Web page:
van den Heuvel CNAM, Loopik DL, Ebisch RMF, Elmelik D, Andralojc KM, Huynen M, et al. RNA-based high-risk HPV genotyping and identification of high-risk HPV transcriptional activity in cervical tissues. Mod Pathol 2020;33:748-57.  Back to cited text no. 32
Firzlaff JM, Lüscher B, Eisenman RN Negative charge at the casein kinase II phosphorylation site is important for transformation but not for rb protein binding by the E7 protein of human papillomavirus type 16. Proc Natl Acad Sci U S A 1991;88:5187-91.  Back to cited text no. 33
Zhou C, Tuong ZK, Frazer IH Papillomavirus immune evasion strategies target the infected cell and the local immune system. Front Oncol 2019;9:682.  Back to cited text no. 34
Uppendahl LD, Dahl CM, Miller JS, Felices M, Geller MA Natural killer cell-based immunotherapy in gynecologic malignancy: A review. Front Immunol 2017;8:1825.  Back to cited text no. 35
Khan M, Arooj S, Wang H NK cell-based immune checkpoint inhibition. Front Immunol 2020;11:167.  Back to cited text no. 36
Manickam A, Sivanandham M, Tourkova IL Immunological role of dendritic cells in cervical cancer. Adv Exp Med Biol 2007;601:155-62.  Back to cited text no. 37
Akira S, Takeda K Toll-like receptor signalling. Nat Rev Immunol 2004;4:499-511.  Back to cited text no. 38
Hasan UA, Bates E, Takeshita F, Biliato A, Accardi R, Bouvard V, et al. TLR9 expression and function is abolished by the cervical cancer-associated human papillomavirus type 16. J Immunol 2007;178:3186-97.  Back to cited text no. 39
DeCarlo CA, Rosa B, Jackson R, Niccoli S, Escott NG, Zehbe I Toll-like receptor transcriptome in the HPV-positive cervical cancer microenvironment. Clin Dev Immunol 2012;2012:785825.  Back to cited text no. 40
DeCarlo CA, Severini A, Edler L, Escott NG, Lambert PF, Ulanova M, et al. IFN-κ, a novel type I IFN, is undetectable in HPV-positive human cervical keratinocytes. Lab Invest 2010;90:1482-91.  Back to cited text no. 41
Rincon-Orozco B, Halec G, Rosenberger S, Muschik D, Nindl I, Bachmann A, et al. Epigenetic silencing of interferon-kappa in human papillomavirus type 16-positive cells. Cancer Res 2009;69:8718-25.  Back to cited text no. 42
Hacke K, Rincon-Orozco B, Buchwalter G, Siehler SY, Wasylyk B, Wiesmüller L, et al. Regulation of MCP-1 chemokine transcription by p53. Mol Cancer 2010;9:82.  Back to cited text no. 43
Guess JC, McCance DJ Decreased migration of langerhans precursor-like cells in response to human keratinocytes expressing human papillomavirus type 16 E6/E7 is related to reduced macrophage inflammatory protein-3alpha production. J Virol 2005;79:14852-62.  Back to cited text no. 44
Mosmann TR, Cherwinski H, Bond MW, Giedlin MA, Coffman RL Two types of murine helper T cell clone. I. Definition according to profiles of lymphokine activities and secreted proteins. J Immunol 1986;136:2348-57.  Back to cited text no. 45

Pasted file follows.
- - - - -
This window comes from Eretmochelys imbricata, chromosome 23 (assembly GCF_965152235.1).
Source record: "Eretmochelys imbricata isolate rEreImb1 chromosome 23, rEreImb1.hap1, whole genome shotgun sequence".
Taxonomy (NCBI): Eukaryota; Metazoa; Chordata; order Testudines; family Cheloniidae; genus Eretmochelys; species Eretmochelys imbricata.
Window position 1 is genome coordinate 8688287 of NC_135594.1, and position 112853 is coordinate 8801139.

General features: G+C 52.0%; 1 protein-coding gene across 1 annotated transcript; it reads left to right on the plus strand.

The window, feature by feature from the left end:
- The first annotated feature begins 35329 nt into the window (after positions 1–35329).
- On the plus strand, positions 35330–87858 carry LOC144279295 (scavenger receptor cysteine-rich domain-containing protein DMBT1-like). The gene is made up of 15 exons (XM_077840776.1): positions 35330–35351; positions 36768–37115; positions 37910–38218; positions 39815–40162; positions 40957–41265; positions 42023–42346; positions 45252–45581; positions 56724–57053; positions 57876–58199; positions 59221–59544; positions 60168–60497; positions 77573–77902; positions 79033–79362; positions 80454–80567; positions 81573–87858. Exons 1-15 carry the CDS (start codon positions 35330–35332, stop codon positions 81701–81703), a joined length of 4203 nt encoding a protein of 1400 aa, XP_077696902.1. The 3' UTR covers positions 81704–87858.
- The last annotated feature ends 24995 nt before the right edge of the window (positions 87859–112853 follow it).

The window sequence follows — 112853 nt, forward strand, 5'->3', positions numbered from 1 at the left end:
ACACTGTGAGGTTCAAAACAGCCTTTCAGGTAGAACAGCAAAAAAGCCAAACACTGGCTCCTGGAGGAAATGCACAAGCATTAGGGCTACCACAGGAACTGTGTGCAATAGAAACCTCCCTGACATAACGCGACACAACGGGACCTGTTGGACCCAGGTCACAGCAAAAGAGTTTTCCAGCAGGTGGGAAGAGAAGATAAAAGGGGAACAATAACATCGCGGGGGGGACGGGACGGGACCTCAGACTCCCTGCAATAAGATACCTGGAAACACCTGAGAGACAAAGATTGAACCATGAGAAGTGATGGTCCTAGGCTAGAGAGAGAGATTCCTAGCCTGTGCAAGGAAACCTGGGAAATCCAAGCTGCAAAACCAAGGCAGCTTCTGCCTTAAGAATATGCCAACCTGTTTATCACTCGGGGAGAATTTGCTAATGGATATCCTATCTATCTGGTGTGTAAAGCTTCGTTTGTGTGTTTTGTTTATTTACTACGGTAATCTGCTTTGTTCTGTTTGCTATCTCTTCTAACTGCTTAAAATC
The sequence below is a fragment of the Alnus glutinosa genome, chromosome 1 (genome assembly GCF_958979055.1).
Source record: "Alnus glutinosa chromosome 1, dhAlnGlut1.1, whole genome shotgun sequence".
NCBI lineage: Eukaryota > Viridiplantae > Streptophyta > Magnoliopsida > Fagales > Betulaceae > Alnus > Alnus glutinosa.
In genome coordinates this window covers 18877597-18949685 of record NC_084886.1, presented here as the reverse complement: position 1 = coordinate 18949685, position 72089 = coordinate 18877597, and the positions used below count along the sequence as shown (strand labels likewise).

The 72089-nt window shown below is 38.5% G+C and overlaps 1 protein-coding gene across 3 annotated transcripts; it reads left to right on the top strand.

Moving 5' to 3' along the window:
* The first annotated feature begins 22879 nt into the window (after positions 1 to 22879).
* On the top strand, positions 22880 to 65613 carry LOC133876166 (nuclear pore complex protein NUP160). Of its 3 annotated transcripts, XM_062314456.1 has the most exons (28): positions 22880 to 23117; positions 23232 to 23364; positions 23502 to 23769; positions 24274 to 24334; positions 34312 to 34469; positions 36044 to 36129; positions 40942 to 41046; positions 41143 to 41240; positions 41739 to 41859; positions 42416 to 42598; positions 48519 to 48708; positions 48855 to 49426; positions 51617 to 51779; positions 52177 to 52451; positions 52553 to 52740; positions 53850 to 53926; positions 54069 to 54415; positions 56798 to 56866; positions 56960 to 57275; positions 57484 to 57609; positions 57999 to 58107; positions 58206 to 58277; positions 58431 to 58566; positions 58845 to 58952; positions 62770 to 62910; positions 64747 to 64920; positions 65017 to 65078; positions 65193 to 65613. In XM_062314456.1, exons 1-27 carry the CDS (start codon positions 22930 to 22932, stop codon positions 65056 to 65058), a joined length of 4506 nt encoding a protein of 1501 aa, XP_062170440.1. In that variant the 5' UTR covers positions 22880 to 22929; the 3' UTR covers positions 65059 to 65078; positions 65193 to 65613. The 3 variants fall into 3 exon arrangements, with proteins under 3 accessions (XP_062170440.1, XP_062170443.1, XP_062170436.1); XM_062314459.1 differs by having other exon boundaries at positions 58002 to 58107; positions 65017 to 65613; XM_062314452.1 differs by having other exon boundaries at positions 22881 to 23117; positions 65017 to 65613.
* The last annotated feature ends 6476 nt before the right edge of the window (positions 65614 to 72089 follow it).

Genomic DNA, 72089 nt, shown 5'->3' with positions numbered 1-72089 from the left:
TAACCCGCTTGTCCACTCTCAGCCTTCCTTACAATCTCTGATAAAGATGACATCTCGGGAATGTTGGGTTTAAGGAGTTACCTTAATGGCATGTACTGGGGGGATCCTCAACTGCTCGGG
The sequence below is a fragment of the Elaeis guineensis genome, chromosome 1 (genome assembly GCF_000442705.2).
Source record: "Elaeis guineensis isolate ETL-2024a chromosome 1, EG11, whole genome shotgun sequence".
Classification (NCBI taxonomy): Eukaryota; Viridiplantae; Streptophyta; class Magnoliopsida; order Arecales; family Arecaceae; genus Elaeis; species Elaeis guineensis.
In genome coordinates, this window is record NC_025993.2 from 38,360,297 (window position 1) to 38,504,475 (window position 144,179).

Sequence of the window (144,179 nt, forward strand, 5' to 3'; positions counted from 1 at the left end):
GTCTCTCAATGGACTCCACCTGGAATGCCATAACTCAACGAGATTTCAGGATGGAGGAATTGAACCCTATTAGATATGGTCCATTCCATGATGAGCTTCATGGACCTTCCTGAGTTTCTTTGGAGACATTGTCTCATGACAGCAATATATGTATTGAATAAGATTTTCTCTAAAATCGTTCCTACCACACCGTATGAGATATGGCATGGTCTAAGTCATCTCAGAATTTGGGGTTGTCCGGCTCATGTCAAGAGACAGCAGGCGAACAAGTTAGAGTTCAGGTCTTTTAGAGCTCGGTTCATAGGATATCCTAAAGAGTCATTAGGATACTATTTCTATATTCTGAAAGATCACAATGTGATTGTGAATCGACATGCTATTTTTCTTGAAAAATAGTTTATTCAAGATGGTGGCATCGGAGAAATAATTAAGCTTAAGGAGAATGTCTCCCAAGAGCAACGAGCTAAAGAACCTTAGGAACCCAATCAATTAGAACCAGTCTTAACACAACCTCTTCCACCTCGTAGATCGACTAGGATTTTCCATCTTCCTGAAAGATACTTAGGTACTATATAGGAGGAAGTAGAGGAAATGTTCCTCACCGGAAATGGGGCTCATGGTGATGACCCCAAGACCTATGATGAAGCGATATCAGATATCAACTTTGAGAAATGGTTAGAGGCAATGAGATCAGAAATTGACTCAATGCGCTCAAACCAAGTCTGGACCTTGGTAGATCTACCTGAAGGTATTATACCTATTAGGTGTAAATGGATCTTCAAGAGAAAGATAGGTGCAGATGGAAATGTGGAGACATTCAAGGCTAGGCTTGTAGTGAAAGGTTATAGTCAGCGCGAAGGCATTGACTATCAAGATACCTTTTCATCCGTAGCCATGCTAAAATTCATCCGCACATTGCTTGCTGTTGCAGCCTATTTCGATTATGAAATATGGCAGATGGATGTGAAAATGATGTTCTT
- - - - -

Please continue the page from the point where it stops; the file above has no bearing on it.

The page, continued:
Chesson HW, Dunne EF, Hariri S, Markowitz LE The estimated lifetime probability of acquiring human papillomavirus in the united states. Sex Transm Dis 2014;41:660-4.  Back to cited text no. 46
Mao HH, Chao S Advances in vaccines. Adv Biochem Eng Biotechnol 2020;171:155-88.  Back to cited text no. 47
Janicek M, Averette H Cervical cancer: Prevention, diagnosis, and therapeutics. Lab Med 2001;32:646-9.  Back to cited text no. 48
Jensen PT, Groenvold M, Klee MC, Thranov I, Petersen MA, Machin D Early-stage cervical carcinoma, radical hysterectomy, and sexual function. A longitudinal study. Cancer 2004;100:97-106.  Back to cited text no. 49
Aronowitz JN Afterloading: The technique that rescued brachytherapy. Int J Radiat Oncol Biol Phys 2015;92:479-87.  Back to cited text no. 50
Huang CM Human papillomavirus and vaccination. Mayo Clin Proc 2008;83:701-6; quiz 706-7.  Back to cited text no. 51
Singhal T Indian Academy of Pediatrics Committee on Immunisation (IAPCOI) - Consensus Recommendations on Immunization 2008. Indian Pediatr 2008;45:635-48.  Back to cited text no. 52


  [Figure 1], [Figure 2], [Figure 3], [Figure 4]

  [Table 1]


    Similar in PUBMED
   Search Pubmed for
   Search in Google Scholar for
 Related articles
    Access Statistics
    Email Alert *
    Add to My List *
* Registration required (free)  

  In this article
Cervical Cancer:...
Structure of Virus
Aetiogenesis of ...
Immunological Pe...
Vaccines and Tre...
Article Figures
Article Tables

 Article Access Statistics
    PDF Downloaded164    
    Comments [Add]    

Recommend this journal